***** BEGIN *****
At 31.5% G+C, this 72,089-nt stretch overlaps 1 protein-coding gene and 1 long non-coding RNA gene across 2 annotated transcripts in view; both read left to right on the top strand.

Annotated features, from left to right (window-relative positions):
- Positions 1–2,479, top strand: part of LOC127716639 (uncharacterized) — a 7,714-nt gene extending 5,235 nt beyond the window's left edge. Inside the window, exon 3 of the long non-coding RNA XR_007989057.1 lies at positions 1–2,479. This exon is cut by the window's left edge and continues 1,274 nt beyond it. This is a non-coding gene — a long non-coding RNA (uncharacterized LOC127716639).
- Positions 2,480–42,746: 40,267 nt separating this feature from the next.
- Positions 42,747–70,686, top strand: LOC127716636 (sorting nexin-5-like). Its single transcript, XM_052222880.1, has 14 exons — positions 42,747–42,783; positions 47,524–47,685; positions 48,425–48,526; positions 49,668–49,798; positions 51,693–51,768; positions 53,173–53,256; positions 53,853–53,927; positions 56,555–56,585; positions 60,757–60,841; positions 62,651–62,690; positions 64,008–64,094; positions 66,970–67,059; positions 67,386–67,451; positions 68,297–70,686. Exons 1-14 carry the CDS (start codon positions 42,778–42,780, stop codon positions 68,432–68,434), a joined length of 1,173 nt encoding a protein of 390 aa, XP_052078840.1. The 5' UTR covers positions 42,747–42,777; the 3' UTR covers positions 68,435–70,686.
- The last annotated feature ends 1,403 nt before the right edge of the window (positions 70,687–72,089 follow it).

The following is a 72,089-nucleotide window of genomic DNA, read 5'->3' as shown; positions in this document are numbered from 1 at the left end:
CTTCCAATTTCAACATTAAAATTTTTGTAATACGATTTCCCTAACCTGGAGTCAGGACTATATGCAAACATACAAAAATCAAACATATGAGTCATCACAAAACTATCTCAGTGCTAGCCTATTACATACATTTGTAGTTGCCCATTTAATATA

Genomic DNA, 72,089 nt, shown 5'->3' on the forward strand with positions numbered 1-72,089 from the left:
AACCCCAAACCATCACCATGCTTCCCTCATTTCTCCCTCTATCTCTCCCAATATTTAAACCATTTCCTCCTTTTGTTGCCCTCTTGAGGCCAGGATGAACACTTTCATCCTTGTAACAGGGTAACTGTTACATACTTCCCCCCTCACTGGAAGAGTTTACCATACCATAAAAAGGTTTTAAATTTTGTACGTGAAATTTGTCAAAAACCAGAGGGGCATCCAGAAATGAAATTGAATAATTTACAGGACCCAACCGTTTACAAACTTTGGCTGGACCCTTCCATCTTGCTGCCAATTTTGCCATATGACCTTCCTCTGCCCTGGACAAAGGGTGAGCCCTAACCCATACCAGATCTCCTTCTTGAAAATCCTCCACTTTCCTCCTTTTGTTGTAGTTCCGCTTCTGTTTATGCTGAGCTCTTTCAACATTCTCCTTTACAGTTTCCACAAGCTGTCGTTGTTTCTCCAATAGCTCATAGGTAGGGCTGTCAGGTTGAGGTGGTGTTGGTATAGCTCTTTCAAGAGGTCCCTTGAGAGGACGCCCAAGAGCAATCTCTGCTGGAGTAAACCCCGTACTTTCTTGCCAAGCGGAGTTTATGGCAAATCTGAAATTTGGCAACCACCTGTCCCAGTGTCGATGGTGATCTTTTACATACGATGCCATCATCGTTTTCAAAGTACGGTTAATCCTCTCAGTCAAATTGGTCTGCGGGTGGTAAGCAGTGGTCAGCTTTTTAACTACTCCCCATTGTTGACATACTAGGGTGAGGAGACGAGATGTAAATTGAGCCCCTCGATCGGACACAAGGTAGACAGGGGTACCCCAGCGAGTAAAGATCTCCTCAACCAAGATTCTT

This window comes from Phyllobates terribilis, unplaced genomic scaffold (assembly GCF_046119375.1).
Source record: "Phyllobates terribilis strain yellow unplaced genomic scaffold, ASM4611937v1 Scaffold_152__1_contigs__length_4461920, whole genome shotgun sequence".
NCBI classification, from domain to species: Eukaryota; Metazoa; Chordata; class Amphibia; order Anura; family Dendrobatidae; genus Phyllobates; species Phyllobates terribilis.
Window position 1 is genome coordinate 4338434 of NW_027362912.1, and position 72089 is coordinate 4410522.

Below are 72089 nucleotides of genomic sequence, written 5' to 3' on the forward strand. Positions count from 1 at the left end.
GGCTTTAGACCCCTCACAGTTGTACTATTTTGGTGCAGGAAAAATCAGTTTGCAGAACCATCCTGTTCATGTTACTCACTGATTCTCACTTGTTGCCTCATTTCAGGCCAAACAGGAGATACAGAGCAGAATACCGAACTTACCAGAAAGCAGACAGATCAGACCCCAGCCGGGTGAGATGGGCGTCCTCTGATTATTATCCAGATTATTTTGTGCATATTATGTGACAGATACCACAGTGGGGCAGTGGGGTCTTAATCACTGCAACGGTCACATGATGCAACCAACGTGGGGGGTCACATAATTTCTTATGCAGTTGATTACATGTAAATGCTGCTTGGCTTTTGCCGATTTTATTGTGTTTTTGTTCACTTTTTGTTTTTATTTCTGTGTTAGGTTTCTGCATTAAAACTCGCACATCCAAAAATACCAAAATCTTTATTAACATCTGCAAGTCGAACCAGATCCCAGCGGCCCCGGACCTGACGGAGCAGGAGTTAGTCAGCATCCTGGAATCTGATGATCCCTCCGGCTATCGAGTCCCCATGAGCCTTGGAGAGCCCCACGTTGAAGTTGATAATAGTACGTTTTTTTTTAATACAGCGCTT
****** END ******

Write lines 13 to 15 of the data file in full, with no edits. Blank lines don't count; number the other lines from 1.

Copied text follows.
NCBI classification, from domain to species: Eukaryota; Metazoa; Chordata; class Amphibia; order Anura; family Dendrobatidae; genus Phyllobates; species Phyllobates terribilis.
Window position 1 is genome coordinate 4338434 of NW_027362912.1, and position 72089 is coordinate 4410522.

Below are 72089 nucleotides of genomic sequence, written 5' to 3' on the forward strand. Positions count from 1 at the left end.